Thank God for Sir David Beckham
It bore the dark promise of a public flogging.
The Philippine Azkals indeed took the risk of being severely beaten and humiliated before the hometown crowd.
In fact, there was no hint whatsoever of a soft stand from the visiting LA Galaxy team, despite the game being a friendly.
There was only one certainty: Both sides would kick hard and do their utmost best.
* * *
The Azkals, as expected, went down by a humbling 1-6 scoreline.
But by the time Phil Younghusband scored in the 41st minute to trim the Galaxy lead, 1-2, there was grateful glee ringing from Filipino fans, including those who may have decided to watch a football game only for the first time.
Delight was in the air.
* * *
Fears of an ugly thrashing were temporarily stilled.
And all the visitors had to do was play truly hard, even at points when incredulous local players behaved like mongrel pups yelping in protest over referee’s calls.
The fabulous David Beckham, former England team skipper, himself later acknowledged they could not take it easy even for a moment.
He said the Azkals packed great potentials, and honored this with that beauty of a curling kick, which he sent for the first time again, after a long, long lull, right here in Manila.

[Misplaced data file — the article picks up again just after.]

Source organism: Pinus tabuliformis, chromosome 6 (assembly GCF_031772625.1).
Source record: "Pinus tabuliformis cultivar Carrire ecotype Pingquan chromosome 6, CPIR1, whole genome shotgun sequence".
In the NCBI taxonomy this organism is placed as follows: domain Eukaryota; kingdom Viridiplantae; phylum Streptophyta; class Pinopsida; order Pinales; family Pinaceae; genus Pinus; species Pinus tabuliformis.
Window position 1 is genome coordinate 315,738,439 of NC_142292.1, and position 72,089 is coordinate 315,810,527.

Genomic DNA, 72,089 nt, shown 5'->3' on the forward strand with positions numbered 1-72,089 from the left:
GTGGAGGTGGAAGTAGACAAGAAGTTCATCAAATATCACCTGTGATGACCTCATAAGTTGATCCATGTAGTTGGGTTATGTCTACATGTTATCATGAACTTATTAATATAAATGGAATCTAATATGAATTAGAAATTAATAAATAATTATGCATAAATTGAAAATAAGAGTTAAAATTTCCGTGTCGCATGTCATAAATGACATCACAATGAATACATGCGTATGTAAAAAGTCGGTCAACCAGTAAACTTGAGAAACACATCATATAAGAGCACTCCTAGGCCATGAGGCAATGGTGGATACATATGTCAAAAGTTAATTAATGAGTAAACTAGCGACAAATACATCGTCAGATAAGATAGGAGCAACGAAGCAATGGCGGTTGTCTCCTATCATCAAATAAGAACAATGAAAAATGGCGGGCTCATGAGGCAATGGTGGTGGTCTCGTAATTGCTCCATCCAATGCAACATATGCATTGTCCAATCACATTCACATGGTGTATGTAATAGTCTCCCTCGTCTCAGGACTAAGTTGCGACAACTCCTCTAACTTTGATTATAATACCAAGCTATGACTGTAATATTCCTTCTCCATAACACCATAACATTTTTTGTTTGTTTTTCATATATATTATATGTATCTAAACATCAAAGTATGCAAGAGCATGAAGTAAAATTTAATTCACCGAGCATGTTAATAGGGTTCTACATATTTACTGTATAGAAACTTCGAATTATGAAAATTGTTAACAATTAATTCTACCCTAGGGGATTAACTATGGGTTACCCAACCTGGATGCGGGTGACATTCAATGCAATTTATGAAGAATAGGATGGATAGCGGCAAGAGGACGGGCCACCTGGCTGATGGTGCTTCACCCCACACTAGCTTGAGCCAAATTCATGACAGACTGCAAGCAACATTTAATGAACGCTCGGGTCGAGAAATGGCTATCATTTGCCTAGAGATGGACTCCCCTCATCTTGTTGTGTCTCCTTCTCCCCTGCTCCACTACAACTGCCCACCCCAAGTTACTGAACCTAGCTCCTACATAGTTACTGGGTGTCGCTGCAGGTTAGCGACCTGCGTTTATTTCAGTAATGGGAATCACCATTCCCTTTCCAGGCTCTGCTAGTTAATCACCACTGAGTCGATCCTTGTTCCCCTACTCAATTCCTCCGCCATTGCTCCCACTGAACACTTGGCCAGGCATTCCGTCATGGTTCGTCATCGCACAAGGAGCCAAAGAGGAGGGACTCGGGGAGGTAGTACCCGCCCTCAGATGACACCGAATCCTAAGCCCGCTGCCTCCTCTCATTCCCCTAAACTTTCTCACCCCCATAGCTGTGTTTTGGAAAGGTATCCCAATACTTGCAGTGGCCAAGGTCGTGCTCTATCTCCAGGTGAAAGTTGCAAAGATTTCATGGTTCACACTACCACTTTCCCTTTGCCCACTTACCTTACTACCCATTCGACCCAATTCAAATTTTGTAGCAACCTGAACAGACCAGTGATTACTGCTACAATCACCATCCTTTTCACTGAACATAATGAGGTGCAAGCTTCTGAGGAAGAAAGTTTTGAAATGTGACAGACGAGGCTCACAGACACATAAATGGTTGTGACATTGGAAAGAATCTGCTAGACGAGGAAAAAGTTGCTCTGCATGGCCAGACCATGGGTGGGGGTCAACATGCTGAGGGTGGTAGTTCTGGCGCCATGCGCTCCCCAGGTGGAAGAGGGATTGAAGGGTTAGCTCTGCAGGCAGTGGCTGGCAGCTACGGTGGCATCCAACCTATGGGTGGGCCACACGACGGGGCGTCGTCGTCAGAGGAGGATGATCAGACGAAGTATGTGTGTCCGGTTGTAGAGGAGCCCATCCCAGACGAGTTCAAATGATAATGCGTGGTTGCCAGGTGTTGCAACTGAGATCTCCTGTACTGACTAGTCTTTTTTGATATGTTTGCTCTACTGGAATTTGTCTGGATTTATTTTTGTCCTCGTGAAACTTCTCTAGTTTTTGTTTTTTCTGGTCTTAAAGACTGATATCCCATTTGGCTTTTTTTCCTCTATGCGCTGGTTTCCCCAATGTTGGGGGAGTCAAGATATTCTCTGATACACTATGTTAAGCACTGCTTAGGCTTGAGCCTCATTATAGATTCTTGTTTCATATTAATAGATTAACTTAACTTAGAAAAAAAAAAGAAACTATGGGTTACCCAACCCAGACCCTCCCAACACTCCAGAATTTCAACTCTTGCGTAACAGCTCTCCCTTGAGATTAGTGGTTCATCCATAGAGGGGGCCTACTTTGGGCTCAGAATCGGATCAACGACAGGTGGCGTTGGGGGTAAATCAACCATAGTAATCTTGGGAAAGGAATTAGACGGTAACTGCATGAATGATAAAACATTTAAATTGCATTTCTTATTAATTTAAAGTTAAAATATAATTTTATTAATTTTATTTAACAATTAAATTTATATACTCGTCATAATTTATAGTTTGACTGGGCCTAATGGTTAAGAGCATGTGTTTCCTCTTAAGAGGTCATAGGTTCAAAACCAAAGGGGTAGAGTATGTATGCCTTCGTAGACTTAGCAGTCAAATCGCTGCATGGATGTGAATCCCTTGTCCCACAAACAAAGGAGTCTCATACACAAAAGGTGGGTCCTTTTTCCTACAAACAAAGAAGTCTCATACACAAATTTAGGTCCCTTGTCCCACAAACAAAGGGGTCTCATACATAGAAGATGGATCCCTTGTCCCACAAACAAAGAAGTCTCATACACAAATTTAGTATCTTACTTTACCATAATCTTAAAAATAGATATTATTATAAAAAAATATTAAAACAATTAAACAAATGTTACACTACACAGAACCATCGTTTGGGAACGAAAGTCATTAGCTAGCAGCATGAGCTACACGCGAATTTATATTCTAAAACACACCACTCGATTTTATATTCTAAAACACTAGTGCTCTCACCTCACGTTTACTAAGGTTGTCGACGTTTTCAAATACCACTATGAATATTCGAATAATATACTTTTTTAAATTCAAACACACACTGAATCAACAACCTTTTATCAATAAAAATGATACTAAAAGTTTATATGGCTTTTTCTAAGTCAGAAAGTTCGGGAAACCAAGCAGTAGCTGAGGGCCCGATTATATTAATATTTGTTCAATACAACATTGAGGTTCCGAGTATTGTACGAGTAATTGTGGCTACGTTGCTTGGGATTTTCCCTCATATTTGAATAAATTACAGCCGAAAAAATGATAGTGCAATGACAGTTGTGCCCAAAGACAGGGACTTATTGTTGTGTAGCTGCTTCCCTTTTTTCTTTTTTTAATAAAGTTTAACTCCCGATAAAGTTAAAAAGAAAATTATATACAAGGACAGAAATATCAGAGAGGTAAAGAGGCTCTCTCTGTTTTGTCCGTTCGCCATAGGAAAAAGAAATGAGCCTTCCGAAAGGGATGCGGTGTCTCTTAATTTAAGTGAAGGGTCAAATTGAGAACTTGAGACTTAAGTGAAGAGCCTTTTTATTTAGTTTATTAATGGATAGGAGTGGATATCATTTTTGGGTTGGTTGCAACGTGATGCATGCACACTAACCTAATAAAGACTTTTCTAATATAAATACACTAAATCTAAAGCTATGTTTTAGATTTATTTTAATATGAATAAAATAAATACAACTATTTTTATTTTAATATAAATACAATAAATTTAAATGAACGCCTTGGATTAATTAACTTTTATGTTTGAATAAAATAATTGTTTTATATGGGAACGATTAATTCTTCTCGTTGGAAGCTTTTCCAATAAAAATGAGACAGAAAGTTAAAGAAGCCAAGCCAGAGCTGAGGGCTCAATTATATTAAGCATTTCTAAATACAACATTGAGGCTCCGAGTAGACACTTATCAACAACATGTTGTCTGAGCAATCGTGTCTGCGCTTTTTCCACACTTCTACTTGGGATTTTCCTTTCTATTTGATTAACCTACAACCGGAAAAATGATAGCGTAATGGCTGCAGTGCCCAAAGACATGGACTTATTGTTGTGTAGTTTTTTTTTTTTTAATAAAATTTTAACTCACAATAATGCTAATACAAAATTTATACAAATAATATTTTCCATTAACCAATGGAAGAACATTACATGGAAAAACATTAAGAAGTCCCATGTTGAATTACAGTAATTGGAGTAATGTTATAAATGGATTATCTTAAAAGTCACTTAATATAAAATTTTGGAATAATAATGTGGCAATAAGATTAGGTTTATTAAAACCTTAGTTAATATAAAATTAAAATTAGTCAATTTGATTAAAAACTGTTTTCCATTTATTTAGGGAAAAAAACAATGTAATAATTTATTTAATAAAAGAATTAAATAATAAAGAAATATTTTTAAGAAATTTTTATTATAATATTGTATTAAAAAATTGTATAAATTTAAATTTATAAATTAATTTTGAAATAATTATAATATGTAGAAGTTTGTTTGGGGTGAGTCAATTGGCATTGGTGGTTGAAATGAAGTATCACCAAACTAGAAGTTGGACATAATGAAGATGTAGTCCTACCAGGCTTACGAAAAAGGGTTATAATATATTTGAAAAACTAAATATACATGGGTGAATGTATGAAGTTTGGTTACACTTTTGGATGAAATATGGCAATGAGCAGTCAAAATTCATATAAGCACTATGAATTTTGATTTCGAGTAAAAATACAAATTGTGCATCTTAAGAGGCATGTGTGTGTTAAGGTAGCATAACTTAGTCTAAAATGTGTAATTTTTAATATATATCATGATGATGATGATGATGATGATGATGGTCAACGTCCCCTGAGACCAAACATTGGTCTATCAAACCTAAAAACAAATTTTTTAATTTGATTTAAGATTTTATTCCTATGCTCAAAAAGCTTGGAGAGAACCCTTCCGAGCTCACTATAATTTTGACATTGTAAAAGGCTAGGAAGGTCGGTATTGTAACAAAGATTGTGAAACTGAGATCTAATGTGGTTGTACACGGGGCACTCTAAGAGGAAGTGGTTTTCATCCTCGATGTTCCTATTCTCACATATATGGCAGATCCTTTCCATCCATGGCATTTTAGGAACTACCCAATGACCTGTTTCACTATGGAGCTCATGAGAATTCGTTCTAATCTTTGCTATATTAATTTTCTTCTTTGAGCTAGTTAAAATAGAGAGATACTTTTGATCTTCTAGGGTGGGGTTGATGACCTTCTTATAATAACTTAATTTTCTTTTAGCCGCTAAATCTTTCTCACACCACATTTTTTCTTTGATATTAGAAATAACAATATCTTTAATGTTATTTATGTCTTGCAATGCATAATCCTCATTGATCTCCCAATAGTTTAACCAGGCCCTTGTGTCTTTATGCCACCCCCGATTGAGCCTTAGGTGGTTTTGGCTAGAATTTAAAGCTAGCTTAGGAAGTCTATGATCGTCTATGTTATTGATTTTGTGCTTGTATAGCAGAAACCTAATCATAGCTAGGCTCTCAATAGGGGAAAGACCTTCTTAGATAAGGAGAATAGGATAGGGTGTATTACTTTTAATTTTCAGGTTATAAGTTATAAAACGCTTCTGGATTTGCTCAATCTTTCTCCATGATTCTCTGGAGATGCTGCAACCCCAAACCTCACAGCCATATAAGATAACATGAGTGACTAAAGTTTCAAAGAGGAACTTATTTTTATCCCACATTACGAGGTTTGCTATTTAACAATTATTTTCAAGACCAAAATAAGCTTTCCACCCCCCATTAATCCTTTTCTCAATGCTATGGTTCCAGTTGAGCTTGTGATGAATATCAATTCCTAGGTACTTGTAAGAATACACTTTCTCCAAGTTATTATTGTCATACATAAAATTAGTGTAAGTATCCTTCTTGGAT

* * *
Manny Pacquiao did not come early enough to witness Beckham break the ice, scoring on a trademark bending ball from far right in the 20th minute.
But Pacquiao, who earlier spoke against the fickleness of some home fans following his controversial majority decision win over Juan Manuel Marquez, landed back in the loving arms of his countrymen who packed the Rizal Memorial Football Stadium.
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It did help that Beckham went out of his way, took off his jersey and walked to where Pacquiao was seated with wife Jinkee.
Beckham, a lead glamor figure in world sports, handed his jersey to the world boxing icon, not unlike a visiting dignitary humbling himself and making an offering to a resident royalty.
Claiming he was thrilled no end playing before the Pacman, Beckham later offered honest words of praise for Pacquiao, whom he sincerely called a great, philanthropic sportsman.
* * *
When the shrill of the referee’s whistle called an end to the game, a giant Philippine flag rose, swayed on a silken swoon in the December evening air.
Filipino fans, visibly feeling more victorious and rewarded than the visitors, were seen unfurling pennants and flashing the victory sign.
Maybe it was plain coincidence that Beckham made a confirmation of Pacquiao’s all-time greatness following the questioned result of his last fight in Las Vegas.
However, if the presence of Beckham and his Galaxy teammates worked like a benediction, it should be not only on Philippine football but on local sports as a whole.
By playing hard and honoring the Azkals with a tough, hard game, Beckham & Co. also sent the message that Filipino athletes can go a long way.
Of course, it goes without saying that, for the promise of greatness to be fulfilled, our athletes must be able to stay away from national playing fields fertilized by selfishness and incompetence of self-styled sports leaders.
Otherwise, Beckham’s visit and inspiring game would ring meaningless, like an empty religious blessing.
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